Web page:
Advice for Waiting


Daily Prompt Waiting Room “Good things come to those who wait.” Do you agree? How long is it reasonable to wait for something you really want? <== another “meh” prompt. Sigh…

The ability to wait is commensurate with the ability to live with the unknown. In Spanish the verb for “wait” and the word for “hope” are one and the same. That says everything.

There are many waiting rooms in literature. For Sarte, a waiting room was Hell (No Exit). For Samuel Beckett, waiting is the subject of an entire play Waiting for Godot. My favorite waiting room in literature is in C. S. Lewis’ The Great Divorce. It’s a literary image to which most of us can relate. I spent most of the months of September and October waiting and it was no fun at all. I had decided to sell my house in California so I had to WAIT for someone who wanted to buy it. Once I found my house in Colorado I had to WAIT for the intricate machinations of a real estate deal to grind their way to my having a place to live. There was nothing I could do to bring the future closer or learn its secrets. I had to wait. Did the good things “come” to me because I waited? That’s a non sequitur. I think what this hackneyed cliché is saying is that letting things come in their own time is often wiser than pushing toward an outcome.

I have known many people who are “assertive.” The MOST assertive of them consider me passive. I think that many times assertiveness is simply the inability to wait. It’s deciding how things will be and making them that way (whether they ARE that way or not). My stragedy is usually to let nature take its course, to see how things go before acting. I like to collect all the information I can and to know the facts before I “do” anything. I want to know the objective limitations I will be facing. I can make decisions about things, but I seldom make them with absolute certainty. Many times they are theories waiting to be tested. Over the years I’ve learned that waiting is often wisdom. My approach is to find what I want — often visualizing it as something in the distance, like the tree you might race your little brother to — and heading toward it. I can never know what obstacles lie between me and that “tree” but I know by now that waiting is probably going to be part of the journey. Waiting can give us information, too…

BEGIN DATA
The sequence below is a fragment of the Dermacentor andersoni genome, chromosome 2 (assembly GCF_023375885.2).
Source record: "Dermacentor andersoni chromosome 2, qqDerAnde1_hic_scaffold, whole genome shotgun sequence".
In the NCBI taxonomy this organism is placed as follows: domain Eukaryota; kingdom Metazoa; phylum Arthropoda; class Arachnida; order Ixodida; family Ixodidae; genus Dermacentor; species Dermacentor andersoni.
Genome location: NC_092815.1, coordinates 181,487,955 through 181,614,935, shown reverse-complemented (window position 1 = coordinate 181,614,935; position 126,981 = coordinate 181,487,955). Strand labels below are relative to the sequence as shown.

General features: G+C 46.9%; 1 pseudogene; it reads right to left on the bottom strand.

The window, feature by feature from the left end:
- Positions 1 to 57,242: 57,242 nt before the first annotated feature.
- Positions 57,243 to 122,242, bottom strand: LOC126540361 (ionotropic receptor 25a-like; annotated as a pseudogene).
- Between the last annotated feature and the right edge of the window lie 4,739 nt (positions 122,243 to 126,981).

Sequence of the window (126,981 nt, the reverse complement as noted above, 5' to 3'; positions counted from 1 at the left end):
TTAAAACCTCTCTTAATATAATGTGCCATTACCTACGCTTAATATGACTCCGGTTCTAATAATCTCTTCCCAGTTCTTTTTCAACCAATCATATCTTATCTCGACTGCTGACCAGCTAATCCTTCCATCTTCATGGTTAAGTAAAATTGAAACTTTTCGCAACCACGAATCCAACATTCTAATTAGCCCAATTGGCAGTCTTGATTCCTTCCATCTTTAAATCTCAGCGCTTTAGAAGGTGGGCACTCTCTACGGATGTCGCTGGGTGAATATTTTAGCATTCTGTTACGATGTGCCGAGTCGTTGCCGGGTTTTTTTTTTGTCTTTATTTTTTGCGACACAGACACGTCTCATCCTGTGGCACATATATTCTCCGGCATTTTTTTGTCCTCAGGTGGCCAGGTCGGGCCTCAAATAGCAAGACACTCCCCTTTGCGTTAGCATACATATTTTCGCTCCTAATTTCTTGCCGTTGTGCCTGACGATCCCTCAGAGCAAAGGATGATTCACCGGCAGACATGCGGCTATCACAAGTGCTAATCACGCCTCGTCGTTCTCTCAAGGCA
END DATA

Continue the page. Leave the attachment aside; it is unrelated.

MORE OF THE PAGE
A few suggestions for waiting:

If it’s a bus you’re waiting for, you just have to wait until it gets there. If you miss it, there will be another one — if you wait. The same rule applies — more or less — to all forms of public transportation.

If you’re a kid waiting for Santa, the wait is interminable and only useful if you’ve been good during the year. The waiting is good because it gives you something to which you can compare other waits later in your life. You will be able to use it as an analogy, “Damn, this is like waiting for Santa.” I’ve heard this analogy many times from pregnant women, but having no direct experience, I can’t tell you how valid it is.

If you’re waiting for medical test results for yourself or a loved one, depending on the test, the wait can be excruciating or nothing much. Still, all you can do is wait, hope for the best, pray if that’s your thing, and carry on with your life.

If you’re waiting for your significant other to come home, and you suspect him/her of cheating, it would be advisable for you to go do something else, such as find an apartment of your own. Whether he/she is cheating or not, there’s no trust in your relationship any more, so it is over.

If you’re waiting for a war to end, again, the wait is interminable, and you can’t do anything to hasten the conclusion. This is awful. Stay busy, pray if you believe in that, and be kind to others because they’re probably in the same hell.

If you’re waiting for the end of the work day, reassess the way you feel about your job, unless you’re doing something really great that evening.

If you’re waiting for love, well, my mom said that was like waiting for buses.

If you’re waiting for a sign, there are signs on buses, or you can make one up — which is what most people do.